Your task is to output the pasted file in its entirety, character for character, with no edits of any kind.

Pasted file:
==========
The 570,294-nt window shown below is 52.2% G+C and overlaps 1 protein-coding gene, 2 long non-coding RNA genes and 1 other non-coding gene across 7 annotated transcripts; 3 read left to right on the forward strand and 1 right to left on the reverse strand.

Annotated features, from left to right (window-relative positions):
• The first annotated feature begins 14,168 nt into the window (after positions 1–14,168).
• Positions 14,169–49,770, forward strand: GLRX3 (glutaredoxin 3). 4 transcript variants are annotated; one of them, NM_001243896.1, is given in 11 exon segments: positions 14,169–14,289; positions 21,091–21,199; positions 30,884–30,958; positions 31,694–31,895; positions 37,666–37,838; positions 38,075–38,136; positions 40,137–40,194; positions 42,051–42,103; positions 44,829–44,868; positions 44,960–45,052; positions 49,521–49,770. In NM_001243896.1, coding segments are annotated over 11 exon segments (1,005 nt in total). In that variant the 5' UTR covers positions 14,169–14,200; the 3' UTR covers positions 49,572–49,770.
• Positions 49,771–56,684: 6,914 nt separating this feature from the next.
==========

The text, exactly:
The 570,294-nt window shown below is 52.2% G+C and overlaps 1 protein-coding gene, 2 long non-coding RNA genes and 1 other non-coding gene across 7 annotated transcripts; 3 read left to right on the forward strand and 1 right to left on the reverse strand.

Annotated features, from left to right (window-relative positions):
• The first annotated feature begins 14,168 nt into the window (after positions 1–14,168).
• Positions 14,169–49,770, forward strand: GLRX3 (glutaredoxin 3). 4 transcript variants are annotated; one of them, NM_001243896.1, is given in 11 exon segments: positions 14,169–14,289; positions 21,091–21,199; positions 30,884–30,958; positions 31,694–31,895; positions 37,666–37,838; positions 38,075–38,136; positions 40,137–40,194; positions 42,051–42,103; positions 44,829–44,868; positions 44,960–45,052; positions 49,521–49,770. In NM_001243896.1, coding segments are annotated over 11 exon segments (1,005 nt in total). In that variant the 5' UTR covers positions 14,169–14,200; the 3' UTR covers positions 49,572–49,770.
• Positions 49,771–56,684: 6,914 nt separating this feature from the next.